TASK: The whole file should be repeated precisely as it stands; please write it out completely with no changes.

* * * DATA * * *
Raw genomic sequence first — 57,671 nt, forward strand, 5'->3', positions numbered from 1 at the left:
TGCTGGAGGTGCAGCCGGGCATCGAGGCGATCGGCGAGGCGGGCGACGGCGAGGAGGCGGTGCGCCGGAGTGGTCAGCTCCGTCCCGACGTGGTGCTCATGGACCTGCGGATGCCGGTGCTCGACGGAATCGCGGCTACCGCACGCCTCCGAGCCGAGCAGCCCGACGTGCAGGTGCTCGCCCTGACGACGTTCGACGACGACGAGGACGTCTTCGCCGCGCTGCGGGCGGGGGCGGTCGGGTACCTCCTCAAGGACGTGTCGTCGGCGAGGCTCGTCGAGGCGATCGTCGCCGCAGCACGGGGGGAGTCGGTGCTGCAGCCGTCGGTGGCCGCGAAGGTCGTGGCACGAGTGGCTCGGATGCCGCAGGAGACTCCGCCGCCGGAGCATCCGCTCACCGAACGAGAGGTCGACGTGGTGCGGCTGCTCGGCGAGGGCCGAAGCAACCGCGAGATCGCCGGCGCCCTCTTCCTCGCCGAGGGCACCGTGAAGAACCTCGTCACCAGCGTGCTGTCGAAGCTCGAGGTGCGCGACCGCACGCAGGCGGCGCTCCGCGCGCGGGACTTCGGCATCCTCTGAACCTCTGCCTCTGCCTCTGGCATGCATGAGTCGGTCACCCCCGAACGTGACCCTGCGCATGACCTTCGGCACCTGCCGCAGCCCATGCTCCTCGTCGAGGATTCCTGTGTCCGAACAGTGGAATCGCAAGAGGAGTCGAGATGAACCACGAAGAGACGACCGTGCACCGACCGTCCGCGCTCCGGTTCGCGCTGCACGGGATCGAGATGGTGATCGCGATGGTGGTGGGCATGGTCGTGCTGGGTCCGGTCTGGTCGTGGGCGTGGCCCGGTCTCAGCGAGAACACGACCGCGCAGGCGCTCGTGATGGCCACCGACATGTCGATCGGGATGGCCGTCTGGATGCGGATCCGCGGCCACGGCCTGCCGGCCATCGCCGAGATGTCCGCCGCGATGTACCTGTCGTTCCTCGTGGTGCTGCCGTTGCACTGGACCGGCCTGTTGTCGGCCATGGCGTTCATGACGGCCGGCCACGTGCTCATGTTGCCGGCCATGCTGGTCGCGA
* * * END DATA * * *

Raw genomic sequence first — 57,671 nt, forward strand, 5'->3', positions numbered from 1 at the left:
TGCTGGAGGTGCAGCCGGGCATCGAGGCGATCGGCGAGGCGGGCGACGGCGAGGAGGCGGTGCGCCGGAGTGGTCAGCTCCGTCCCGACGTGGTGCTCATGGACCTGCGGATGCCGGTGCTCGACGGAATCGCGGCTACCGCACGCCTCCGAGCCGAGCAGCCCGACGTGCAGGTGCTCGCCCTGACGACGTTCGACGACGACGAGGACGTCTTCGCCGCGCTGCGGGCGGGGGCGGTCGGGTACCTCCTCAAGGACGTGTCGTCGGCGAGGCTCGTCGAGGCGATCGTCGCCGCAGCACGGGGGGAGTCGGTGCTGCAGCCGTCGGTGGCCGCGAAGGTCGTGGCACGAGTGGCTCGGATGCCGCAGGAGACTCCGCCGCCGGAGCATCCGCTCACCGAACGAGAGGTCGACGTGGTGCGGCTGCTCGGCGAGGGCCGAAGCAACCGCGAGATCGCCGGCGCCCTCTTCCTCGCCGAGGGCACCGTGAAGAACCTCGTCACCAGCGTGCTGTCGAAGCTCGAGGTGCGCGACCGCACGCAGGCGGCGCTCCGCGCGCGGGACTTCGGCATCCTCTGAACCTCTGCCTCTGCCTCTGGCATGCATGAGTCGGTCACCCCCGAACGTGACCCTGCGCATGACCTTCGGCACCTGCCGCAGCCCATGCTCCTCGTCGAGGATTCCTGTGTCCGAACAGTGGAATCGCAAGAGGAGTCGAGATGAACCACGAAGAGACGACCGTGCACCGACCGTCCGCGCTCCGGTTCGCGCTGCACGGGATCGAGATGGTGATCGCGATGGTGGTGGGCATGGTCGTGCTGGGTCCGGTCTGGTCGTGGGCGTGGCCCGGTCTCAGCGAGAACACGACCGCGCAGGCGCTCGTGATGGCCACCGACATGTCGATCGGGATGGCCGTCTGGATGCGGATCCGCGGCCACGGCCTGCCGGCCATCGCCGAGATGTCCGCCGCGATGTACCTGTCGTTCCTCGTGGTGCTGCCGTTGCACTGGACCGGCCTGTTGTCGGCCATGGCGTTCATGACGGCCGGCCACGTGCTCATGTTGCCGGCCATGCTGGTCGCGA